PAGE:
Our Words, Our Ways

with Debbie Mineault, Alberta Education

This session examines the resource which was created to assist educators in building their understanding, knowledge and skills to “infuse” First Nations, Métis and Inuit culture into instructional programming.
Participants will be introduced to:
• The “how to” for practical skill development in the delivery of teaching ideas based on the FNMI cultures in the resource
• Seven chapters containing shared wisdom from Aboriginal scholars and Elders
• Interactive learning and sample strategies
• Explore the role of Elders
• Circle Sessions
• Understanding protocol
• Cultivate a better understanding of the diversity of students in the classroom
• Create a classroom that benefits all learners
• Build a strong teacher – student relationship to enhance student success
• Learn helpful techniques “how to” classroom strategies

Debbie Mineault has completed her Masters in Elementary Education. Debbie provides support to implementation strategies of the FNMI Education Policy Framework, including advice and support to school jurisdictions, FNMI Education Authorities for the three treaty areas and the Métis settlements in Alberta.

Handouts and Resources

Our Words Our Ways: Teaching FNMI Learners words.pdf
Using Children's Literature to Reveal Worldview Our Words Our Ways Literature Findings.docx
Annotated Bibliography of Cree Resources creelcres.pdf
Promising Practices promising practices case studies two.pdf
Collection of Digitized Aboriginal Resources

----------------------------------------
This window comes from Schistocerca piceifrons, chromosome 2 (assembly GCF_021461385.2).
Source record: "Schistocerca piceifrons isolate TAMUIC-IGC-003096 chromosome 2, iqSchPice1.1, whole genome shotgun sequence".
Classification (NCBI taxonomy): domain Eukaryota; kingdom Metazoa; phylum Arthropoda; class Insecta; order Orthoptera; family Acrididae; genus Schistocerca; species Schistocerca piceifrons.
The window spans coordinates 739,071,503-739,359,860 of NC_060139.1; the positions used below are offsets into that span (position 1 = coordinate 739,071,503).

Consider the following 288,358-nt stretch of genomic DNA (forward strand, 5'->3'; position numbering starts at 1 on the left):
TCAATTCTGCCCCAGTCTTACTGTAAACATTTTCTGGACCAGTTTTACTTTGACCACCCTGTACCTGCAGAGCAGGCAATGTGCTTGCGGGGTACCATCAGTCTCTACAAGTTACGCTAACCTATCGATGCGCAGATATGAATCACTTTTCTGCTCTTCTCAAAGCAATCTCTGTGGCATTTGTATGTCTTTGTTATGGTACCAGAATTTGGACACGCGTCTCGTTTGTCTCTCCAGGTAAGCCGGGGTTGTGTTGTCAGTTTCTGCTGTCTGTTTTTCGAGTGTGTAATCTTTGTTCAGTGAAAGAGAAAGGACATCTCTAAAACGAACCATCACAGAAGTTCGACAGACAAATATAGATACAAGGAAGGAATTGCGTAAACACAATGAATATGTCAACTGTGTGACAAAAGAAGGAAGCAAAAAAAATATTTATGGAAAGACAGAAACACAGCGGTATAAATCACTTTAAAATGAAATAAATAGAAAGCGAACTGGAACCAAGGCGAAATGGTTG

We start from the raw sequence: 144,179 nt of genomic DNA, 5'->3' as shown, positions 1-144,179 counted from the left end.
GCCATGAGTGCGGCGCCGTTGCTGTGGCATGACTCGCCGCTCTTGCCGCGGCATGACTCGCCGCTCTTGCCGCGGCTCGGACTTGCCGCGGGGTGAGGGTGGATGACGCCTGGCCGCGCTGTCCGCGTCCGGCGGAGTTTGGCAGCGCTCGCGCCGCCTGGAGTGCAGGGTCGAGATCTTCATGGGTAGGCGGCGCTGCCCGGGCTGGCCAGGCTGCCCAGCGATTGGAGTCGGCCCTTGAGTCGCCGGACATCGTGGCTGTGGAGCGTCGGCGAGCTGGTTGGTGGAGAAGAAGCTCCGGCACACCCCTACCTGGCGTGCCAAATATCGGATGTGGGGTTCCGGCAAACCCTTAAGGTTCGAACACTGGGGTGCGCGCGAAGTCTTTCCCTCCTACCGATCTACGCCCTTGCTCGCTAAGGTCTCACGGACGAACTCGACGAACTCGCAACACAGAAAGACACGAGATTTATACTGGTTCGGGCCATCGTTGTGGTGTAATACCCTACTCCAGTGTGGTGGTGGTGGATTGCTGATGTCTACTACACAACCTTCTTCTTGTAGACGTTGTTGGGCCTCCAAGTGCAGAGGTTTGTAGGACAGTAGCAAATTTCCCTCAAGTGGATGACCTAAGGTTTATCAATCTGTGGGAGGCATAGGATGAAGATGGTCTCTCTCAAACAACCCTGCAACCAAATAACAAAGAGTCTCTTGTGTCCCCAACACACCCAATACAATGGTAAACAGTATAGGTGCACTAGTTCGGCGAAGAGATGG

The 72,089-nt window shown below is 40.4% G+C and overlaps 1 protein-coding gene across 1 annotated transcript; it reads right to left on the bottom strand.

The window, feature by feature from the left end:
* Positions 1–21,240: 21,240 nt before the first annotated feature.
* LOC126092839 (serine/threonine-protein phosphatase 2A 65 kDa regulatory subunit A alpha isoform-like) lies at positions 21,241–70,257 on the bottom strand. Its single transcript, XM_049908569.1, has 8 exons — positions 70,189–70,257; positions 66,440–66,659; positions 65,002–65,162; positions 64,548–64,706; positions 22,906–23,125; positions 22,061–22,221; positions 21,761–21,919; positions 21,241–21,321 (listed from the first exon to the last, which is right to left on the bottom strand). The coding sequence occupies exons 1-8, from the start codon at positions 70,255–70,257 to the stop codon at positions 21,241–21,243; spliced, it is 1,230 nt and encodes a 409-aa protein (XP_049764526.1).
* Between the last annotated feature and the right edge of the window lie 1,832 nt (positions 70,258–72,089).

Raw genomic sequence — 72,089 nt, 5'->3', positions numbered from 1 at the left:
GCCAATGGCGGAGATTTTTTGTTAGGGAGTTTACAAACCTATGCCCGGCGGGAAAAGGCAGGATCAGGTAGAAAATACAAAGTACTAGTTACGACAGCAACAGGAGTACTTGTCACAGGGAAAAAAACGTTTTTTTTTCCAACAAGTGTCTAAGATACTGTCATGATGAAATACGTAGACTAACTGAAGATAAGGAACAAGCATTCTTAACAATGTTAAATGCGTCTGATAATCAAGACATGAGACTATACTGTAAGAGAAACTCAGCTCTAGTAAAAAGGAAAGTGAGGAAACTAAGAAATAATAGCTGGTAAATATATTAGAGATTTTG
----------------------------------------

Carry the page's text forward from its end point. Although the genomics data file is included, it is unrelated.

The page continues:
First Nations, Metis and Inuit Education Policy Framework framework.pdf
Common Curriculum Framework for Aboriginal Language and Culture Programs K-12 abor.pdf

ABORIGINAL PERSPECTIVES (excerpted from WNCP CCF for K–9 Mathematics, 2006)
Aboriginal students in northern and western Canada come from diverse geographic areas with varied cultural and linguistic backgrounds. Students attend schools in a variety of settings including urban, rural and isolated communities. Teachers need to understand the diversity of cultures and experiences of students.

Aboriginal students often have a whole-world view of the environment in which they live and learn best in a holistic way. This means that students look for connections in learning and learn best when mathematics is contextualized and not taught as discrete components.

Aboriginal students come from cultures where learning takes place through active participation. Traditionally, little emphasis was placed upon the written word. Oral communication along with practical applications and experiences are important to student learning and understanding. It is also vital that teachers understand and respond to non-verbal cues so that student learning and mathematical understanding are optimized.

A variety of teaching and assessment strategies is required to build upon the diverse knowledge, cultures, communication styles, skills, attitudes, experiences and learning styles of students. The strategies used must go beyond the incidental inclusion of topics and objects unique to a culture or region, and strive to achieve higher levels of multicultural education (Banks and Banks, 1993).